I looked at my arms, my hands, and they were covered with the same opalescent skin. My fingernails looked like glass, hard and sharp. I pressed my thumb nail into the skin of my wrist until it punctured and bled, and as soon as I pulled my nail away, the cut sealed and the blood reabsorbed into my skin.
It worked. I was a vampire. The realization was a shock to my system.
But a voice cut through my thoughts. Nicholae, close, and in need of help.
I was standing in an instant, and without consciously deciding to move my legs, I zoomed through the woods in seconds and suddenly right in front of them, Nicholae and Kerrich wrestling to the death.
I yanked Kerrich away from Nicholae by the throat, then squeezed and crushed his neck in my hand, severing his head from his body. I stared at it, the head as it rolled away in the snow, the body only being held upright by my hand. I was amazed and horrified by my own strength.
I dropped Kerrich’s lifeless body and looked at Nicholae.
He was still on the ground, staring at me with fear, awe, love, relief.
Then he stood up and threw his arms around me. I didn’t dare embrace him for fear I would crush him too.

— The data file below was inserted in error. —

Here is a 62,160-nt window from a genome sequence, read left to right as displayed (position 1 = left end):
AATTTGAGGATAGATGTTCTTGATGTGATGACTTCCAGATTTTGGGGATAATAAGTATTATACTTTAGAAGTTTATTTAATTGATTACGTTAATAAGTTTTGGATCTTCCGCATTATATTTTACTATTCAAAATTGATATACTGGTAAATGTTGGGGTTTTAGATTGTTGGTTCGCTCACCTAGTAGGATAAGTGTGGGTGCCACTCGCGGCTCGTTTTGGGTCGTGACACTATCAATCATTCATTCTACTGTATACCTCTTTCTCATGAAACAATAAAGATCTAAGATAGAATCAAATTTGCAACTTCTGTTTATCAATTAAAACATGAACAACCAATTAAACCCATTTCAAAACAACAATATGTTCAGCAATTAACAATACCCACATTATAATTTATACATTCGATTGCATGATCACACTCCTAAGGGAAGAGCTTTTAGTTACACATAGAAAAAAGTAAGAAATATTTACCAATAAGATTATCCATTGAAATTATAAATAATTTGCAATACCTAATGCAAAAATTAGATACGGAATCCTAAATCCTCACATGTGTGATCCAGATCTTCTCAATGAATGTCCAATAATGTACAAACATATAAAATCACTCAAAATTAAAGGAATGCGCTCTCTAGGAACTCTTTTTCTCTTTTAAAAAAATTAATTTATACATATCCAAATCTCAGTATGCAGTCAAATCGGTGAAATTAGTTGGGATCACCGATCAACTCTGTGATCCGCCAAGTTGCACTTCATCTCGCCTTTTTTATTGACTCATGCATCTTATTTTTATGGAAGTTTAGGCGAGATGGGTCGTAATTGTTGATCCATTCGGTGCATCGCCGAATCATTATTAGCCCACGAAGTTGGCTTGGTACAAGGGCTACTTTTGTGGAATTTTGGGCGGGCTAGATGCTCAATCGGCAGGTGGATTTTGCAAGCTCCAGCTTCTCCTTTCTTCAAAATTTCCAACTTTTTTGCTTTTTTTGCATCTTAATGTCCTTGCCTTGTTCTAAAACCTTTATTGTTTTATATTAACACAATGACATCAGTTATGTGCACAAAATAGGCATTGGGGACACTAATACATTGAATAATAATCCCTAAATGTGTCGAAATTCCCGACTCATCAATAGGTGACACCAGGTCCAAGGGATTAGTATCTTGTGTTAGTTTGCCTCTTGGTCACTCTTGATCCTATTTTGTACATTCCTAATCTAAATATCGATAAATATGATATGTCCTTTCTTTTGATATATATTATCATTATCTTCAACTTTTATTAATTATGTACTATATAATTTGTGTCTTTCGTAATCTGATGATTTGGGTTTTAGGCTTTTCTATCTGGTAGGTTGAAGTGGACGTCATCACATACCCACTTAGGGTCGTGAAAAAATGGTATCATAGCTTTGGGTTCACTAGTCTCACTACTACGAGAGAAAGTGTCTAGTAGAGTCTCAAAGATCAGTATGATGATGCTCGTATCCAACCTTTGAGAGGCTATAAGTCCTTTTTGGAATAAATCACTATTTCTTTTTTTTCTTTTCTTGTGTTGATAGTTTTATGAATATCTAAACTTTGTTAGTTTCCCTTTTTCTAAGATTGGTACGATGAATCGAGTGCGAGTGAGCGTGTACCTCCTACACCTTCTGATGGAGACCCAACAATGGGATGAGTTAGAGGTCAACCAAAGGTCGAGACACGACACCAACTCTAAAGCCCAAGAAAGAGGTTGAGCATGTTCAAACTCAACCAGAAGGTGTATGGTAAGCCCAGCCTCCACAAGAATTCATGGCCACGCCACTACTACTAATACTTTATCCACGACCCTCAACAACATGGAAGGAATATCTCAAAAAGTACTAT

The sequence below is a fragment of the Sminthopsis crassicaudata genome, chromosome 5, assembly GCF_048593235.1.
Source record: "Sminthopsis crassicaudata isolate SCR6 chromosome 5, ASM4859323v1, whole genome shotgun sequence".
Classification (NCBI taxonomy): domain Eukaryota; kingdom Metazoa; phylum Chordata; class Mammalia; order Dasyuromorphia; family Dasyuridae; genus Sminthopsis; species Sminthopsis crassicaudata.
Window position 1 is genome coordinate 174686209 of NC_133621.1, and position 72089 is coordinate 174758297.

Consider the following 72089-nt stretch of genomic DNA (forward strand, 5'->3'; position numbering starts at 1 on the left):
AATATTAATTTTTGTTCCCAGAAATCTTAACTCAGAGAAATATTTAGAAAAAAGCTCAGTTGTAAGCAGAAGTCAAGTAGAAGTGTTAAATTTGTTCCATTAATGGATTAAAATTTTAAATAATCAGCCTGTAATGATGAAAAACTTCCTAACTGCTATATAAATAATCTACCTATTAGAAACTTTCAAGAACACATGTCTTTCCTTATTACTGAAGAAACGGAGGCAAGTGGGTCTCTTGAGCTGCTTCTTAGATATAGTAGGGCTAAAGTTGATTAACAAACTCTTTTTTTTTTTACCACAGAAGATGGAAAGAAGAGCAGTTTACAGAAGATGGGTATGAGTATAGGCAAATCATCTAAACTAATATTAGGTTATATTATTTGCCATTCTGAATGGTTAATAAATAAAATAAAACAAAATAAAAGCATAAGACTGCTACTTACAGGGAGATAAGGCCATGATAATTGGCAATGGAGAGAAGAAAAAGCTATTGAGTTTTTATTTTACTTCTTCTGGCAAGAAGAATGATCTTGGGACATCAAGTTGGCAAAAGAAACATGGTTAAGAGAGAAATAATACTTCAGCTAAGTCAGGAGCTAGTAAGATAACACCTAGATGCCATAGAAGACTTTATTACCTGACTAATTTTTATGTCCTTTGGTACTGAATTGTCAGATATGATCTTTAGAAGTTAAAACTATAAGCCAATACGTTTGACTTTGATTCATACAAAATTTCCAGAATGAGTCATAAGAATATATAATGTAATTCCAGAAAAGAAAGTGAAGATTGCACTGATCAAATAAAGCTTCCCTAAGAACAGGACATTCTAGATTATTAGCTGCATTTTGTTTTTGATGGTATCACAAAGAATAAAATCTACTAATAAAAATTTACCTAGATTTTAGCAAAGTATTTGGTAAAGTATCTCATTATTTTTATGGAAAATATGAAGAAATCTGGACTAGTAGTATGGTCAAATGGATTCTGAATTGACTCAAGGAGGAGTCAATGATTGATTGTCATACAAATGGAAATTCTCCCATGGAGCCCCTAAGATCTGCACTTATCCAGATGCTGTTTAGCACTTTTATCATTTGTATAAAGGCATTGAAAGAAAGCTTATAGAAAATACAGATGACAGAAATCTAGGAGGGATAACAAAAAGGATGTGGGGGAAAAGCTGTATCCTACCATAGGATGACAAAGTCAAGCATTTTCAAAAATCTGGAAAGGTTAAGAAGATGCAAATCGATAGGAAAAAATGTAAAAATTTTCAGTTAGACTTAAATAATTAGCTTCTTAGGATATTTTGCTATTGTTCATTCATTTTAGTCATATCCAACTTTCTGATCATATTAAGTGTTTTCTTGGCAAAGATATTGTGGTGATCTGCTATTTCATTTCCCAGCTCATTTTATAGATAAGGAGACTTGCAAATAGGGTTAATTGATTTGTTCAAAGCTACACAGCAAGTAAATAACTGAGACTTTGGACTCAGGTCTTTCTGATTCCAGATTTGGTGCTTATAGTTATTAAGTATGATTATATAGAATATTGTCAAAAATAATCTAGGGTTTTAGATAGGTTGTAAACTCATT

He pulled away and looked me all over. I could hear a million questions dancing around his mind. “How?” he finally managed to ask.
“Delilah had me cornered,” I said, stunned by the magical sound of my own voice. But I continued to explain. “I managed to stab her in the heart with a petrified branch and pushed her over a cliff, but she took me down with her and hugged me till the branch went through my stomach. I was rapidly losing blood, and I knew that I was going to die. But she was dying next to me, her blood just pouring out of her, so I drank it until there was nothing left. I died, but I came back.”
He looked at me for a long time. Then he caressed my cheek. “You’re amazing.”
Then he took my hand and we walked back toward the coven house.
When we got back, the battle was over. Bodies were strewn everywhere throughout the snow, painting it disturbing shades of red and pink. Most of Delilah’s coven had been defeated, while a few others merely fled.